The only benefit I get, I can carry a smartphone everywhere even in my bathroom GrinGrinGrin...

pink Plus
18 6.7k 8 United Kingdom
17 Jun 2021 7:03AM
I print and sell quite a few images so I was interested in this debate a while ago.
I have the latest iphone and I went out and shot a variety of subjects with it, I then uploaded them into PS and did my usual basic processing.
I then printed them at A4, A3 and A2, the A4 prints were reasonable, go bigger and the files just fell to bits, I normally use a full frame DSLR.
Also I dont like the experience of shooting with a phone, it is not immersive, I enjoy the process of taking an image, from finding a subject to composing, setting shutter speed, aperture, ISO etc this for me is the enjoyable part, to hold a phone at arms length and click is not very satisfying, convenient yes.
I would say I use my phone for about 10% of my total photos, but then I dont contribute to social media.
hobbo Plus
10 1.7k 4 England
17 Jun 2021 7:31AM
Just holding a mobile phone to take photographs doesn’t feel right…..there is no comparison …a camera wins hands down….. I have yet to beat my LUMIX GX9 …. …..

Hobbo
franken Plus
18 5.3k 4 United Kingdom
17 Jun 2021 9:26AM
I've a phone and rarely use it for photography. If I'm out on a photo trip them my micro four thirds kit wins easily.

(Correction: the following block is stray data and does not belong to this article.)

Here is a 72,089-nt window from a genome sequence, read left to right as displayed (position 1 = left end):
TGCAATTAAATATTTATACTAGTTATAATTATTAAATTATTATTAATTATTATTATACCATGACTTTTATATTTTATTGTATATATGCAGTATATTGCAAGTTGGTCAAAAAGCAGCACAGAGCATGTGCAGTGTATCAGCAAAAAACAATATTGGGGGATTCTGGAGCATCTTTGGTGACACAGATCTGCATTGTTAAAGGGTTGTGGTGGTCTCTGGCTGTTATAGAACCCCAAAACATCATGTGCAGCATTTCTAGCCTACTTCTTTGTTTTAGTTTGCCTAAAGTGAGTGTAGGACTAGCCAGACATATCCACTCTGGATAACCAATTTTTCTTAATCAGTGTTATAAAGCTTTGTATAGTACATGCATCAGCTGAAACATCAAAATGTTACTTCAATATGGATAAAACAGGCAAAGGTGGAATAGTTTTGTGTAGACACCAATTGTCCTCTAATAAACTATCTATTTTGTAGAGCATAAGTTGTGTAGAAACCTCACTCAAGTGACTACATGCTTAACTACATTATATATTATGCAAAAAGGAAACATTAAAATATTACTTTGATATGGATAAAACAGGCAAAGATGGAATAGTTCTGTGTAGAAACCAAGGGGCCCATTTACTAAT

JackAllTog Plus
12 6.3k 58 United Kingdom
17 Jun 2021 10:47AM
Its just a question of does the kit do what you need it to do? Camera phone produce a mid range of nice images that are well processed bright JPEGs. But pushing the phone out of its comfort zone means the images deteriorate quickly.

I once shot with professionals on a £50K Hasselblad, but to get a fast multi flash shot they needed to borrow my EOS60D. The right tool for the right job.

Also holding a phone steady is harder than a larger bodied camera. and seeing in bright sunlight is easier in a viewfinder. Depth of field; Screwing in polarizing filters, fast exposure compensation multiple fps etc - lots of reasons to use a separate camera. Even 'just looking the part' so that people will turn to you for the shot.

I'll typically take both camera and phone with me whenever I'm hoping to shoot photos. Even if from time to time other peoples smartphone images are better than mine on the camera.
martin.w Plus
19 609 28 United Kingdom